Most of the apparitions of this comet have been in pre–historic times. English astronomer Edmond Halley first published his work on comets in the year 1705. He was the first to state that this was a periodic comet. His catalogue contained calculations about the orbits of 24 comets and he mentioned that the comets observed in 1531, 1607 and 1682 were one and it returned every 76 years. Edmond Halley predicted the return of this comet in 1758. However, he passed away in 1742. The comet returned late in 1758 and was sighted in March 1759. The comet was named Halley’s Comet in his honour. The earlier perihelion passages of Halley’s Comet were calculated using this information. Sighting of this comet have been reported from Greece around 467 and 466 BC but the Chinese astronomers have recorded its appearance in 240 BCE. Halley’s close approach to the earth has been noted on 10th April, 837 and apparitions were also noted in 1066 and 1301.
Observations made by Halley in 1705 about the Halley’s Comet include:
- This comet orbited around the Sun. It was a member of our solar system.
- Studies made in 1986 apparition states that the nucleus of this comet is ellipsoidal and measures about 15 km x 8 km x 8 km.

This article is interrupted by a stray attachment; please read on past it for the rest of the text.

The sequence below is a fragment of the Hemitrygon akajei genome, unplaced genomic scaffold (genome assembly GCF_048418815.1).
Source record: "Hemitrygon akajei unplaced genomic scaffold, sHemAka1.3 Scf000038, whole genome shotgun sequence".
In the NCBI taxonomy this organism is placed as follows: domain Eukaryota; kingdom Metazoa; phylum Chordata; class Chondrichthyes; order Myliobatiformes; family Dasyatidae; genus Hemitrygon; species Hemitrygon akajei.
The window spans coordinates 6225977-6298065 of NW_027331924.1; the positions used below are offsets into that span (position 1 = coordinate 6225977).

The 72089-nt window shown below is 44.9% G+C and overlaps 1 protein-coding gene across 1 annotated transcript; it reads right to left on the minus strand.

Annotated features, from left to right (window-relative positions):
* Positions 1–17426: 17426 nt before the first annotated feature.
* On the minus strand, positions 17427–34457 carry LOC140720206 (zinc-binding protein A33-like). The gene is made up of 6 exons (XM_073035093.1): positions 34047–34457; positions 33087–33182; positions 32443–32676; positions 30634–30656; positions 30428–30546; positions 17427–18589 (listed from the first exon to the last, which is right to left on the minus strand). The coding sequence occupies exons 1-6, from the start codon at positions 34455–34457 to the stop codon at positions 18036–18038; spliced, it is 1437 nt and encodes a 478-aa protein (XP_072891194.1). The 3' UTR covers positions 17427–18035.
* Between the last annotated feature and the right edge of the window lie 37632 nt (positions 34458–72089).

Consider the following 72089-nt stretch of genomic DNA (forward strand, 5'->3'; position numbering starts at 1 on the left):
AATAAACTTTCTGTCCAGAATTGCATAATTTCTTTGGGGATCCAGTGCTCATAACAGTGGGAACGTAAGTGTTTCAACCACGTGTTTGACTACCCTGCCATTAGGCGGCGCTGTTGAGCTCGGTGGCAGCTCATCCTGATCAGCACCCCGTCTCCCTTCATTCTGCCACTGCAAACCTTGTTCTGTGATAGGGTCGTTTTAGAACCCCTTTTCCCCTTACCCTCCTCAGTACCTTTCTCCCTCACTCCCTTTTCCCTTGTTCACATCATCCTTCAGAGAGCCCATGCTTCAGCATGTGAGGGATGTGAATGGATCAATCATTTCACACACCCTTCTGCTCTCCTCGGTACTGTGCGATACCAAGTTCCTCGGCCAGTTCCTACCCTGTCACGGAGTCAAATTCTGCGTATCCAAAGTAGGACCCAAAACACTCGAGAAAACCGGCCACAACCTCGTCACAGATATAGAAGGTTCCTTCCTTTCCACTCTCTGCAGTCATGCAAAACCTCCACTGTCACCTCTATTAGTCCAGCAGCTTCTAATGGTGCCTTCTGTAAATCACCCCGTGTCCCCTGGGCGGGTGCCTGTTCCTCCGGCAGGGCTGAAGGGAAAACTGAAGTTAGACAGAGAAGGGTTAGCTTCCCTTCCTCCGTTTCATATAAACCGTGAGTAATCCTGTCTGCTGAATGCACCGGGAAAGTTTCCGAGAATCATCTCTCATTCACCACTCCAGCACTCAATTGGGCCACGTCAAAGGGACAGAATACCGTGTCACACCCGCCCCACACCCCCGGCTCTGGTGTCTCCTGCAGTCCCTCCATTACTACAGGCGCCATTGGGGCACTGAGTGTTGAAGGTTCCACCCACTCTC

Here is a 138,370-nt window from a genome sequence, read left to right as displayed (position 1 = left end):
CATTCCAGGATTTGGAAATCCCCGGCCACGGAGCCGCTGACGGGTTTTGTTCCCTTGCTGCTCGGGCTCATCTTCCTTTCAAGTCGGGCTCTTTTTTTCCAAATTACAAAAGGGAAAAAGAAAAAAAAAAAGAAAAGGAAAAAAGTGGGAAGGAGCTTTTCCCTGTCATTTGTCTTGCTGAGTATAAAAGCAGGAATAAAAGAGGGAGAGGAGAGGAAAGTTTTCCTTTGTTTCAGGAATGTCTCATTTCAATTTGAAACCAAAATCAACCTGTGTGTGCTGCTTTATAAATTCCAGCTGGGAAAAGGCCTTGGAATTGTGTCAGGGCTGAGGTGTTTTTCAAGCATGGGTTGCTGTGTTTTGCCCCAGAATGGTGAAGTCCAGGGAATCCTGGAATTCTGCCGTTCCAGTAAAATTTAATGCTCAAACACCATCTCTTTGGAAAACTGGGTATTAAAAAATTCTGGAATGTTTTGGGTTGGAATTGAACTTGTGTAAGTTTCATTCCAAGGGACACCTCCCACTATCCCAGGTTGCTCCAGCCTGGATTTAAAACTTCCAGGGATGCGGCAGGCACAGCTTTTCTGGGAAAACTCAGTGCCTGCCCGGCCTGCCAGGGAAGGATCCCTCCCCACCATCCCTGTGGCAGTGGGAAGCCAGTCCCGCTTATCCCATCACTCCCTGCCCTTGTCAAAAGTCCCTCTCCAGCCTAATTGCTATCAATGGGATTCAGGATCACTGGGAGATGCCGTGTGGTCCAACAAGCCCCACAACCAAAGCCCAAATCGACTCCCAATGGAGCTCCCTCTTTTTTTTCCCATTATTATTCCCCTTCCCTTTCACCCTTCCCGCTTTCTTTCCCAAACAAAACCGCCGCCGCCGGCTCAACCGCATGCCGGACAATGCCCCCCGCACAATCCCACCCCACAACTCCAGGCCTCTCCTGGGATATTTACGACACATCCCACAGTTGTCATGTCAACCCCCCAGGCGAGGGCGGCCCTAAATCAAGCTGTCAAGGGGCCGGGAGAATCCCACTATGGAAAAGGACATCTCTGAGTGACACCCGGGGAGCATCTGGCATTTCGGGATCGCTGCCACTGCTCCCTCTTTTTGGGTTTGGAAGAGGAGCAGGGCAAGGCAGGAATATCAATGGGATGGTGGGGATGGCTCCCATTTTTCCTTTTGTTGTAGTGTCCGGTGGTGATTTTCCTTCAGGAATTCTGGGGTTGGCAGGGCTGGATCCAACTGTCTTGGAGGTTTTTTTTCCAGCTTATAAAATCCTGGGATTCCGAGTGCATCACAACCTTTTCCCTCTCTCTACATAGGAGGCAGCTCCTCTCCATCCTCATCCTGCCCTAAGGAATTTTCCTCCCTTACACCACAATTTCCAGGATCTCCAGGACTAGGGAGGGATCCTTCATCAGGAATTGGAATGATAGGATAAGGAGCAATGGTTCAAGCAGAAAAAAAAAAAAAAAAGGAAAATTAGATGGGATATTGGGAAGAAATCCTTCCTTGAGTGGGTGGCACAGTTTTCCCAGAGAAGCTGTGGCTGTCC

- Observations also include that this comet may have been a long period comet that has been perturbed by the gravitational field of giant planets and became a short period comet of less than 200 years of orbital period.
Halley’s Comet reached a magnitude of about 2.6 in the 1986 apparition. The 1003 apparition was the brightest apparition of this comet. The apparent magnitude of this comet was revealed at about 28.2 in 2003.
The perihelion distance (closest to the sun) of the Halley’s Comet has been noted at 0. 586AU.
The orbital period of the Halley’s Comet is 76 earth years approximately. This period changes due to the perturbations caused by the gravitational effects of the giant planets.
The comet, popularly known as the Halley’s Comet was recovered on 25th December, 1758 by Johann Georg Palitzsch (Prohlis, Germany). Palitzsch was a farmer and an amateur astronomer who used to observe the skies for comets and other celestial objects. This return of 1758–59 comet was a link to study the apparitions of this comet prior to its 1531 appearance.
A comet, now known as the Halley’s Comet had close approaches to the earth in the 19th century. However, it is expected to have a close approach to the planets Venus and the Earth and one close approach with Jupiter in the 21st century.
Perihelion date of Halley’s Comet is July, 2061. It orbits the sun every 75–76 years. Its last perihelion was on 9th February, 1986.